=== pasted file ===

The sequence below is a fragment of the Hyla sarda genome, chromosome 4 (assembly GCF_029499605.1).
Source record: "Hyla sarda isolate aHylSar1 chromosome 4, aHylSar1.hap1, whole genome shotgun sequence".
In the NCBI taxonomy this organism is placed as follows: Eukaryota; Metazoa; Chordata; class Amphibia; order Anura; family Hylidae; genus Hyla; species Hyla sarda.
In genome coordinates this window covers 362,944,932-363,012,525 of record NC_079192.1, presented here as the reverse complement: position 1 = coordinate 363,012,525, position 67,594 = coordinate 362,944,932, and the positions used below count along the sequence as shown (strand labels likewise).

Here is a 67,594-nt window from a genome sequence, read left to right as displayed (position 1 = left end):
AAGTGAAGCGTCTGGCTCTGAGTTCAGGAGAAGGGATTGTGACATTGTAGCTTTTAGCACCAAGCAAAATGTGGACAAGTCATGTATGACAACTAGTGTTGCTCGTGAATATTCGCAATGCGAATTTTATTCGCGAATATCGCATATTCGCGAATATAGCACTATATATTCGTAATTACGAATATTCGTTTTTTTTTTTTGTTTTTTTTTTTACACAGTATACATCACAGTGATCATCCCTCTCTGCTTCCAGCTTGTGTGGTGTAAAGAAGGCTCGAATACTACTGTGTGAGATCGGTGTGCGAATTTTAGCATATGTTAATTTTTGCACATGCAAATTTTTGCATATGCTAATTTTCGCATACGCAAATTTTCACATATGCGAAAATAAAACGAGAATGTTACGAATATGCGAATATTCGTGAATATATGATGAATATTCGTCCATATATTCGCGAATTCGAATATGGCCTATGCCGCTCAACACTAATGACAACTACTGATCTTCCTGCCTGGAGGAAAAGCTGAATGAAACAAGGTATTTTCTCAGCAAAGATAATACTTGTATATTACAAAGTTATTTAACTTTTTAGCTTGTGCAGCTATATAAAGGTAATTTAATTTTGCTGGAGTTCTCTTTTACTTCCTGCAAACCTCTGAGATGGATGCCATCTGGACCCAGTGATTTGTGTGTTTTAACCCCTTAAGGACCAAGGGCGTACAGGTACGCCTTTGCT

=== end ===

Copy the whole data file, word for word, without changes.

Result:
The sequence below is a fragment of the Hyla sarda genome, chromosome 4 (assembly GCF_029499605.1).
Source record: "Hyla sarda isolate aHylSar1 chromosome 4, aHylSar1.hap1, whole genome shotgun sequence".
In the NCBI taxonomy this organism is placed as follows: Eukaryota; Metazoa; Chordata; class Amphibia; order Anura; family Hylidae; genus Hyla; species Hyla sarda.
In genome coordinates this window covers 362,944,932-363,012,525 of record NC_079192.1, presented here as the reverse complement: position 1 = coordinate 363,012,525, position 67,594 = coordinate 362,944,932, and the positions used below count along the sequence as shown (strand labels likewise).

Here is a 67,594-nt window from a genome sequence, read left to right as displayed (position 1 = left end):
AAGTGAAGCGTCTGGCTCTGAGTTCAGGAGAAGGGATTGTGACATTGTAGCTTTTAGCACCAAGCAAAATGTGGACAAGTCATGTATGACAACTAGTGTTGCTCGTGAATATTCGCAATGCGAATTTTATTCGCGAATATCGCATATTCGCGAATATAGCACTATATATTCGTAATTACGAATATTCGTTTTTTTTTTTTGTTTTTTTTTTTACACAGTATACATCACAGTGATCATCCCTCTCTGCTTCCAGCTTGTGTGGTGTAAAGAAGGCTCGAATACTACTGTGTGAGATCGGTGTGCGAATTTTAGCATATGTTAATTTTTGCACATGCAAATTTTTGCATATGCTAATTTTCGCATACGCAAATTTTCACATATGCGAAAATAAAACGAGAATGTTACGAATATGCGAATATTCGTGAATATATGATGAATATTCGTCCATATATTCGCGAATTCGAATATGGCCTATGCCGCTCAACACTAATGACAACTACTGATCTTCCTGCCTGGAGGAAAAGCTGAATGAAACAAGGTATTTTCTCAGCAAAGATAATACTTGTATATTACAAAGTTATTTAACTTTTTAGCTTGTGCAGCTATATAAAGGTAATTTAATTTTGCTGGAGTTCTCTTTTACTTCCTGCAAACCTCTGAGATGGATGCCATCTGGACCCAGTGATTTGTGTGTTTTAACCCCTTAAGGACCAAGGGCGTACAGGTACGCCTTTGCT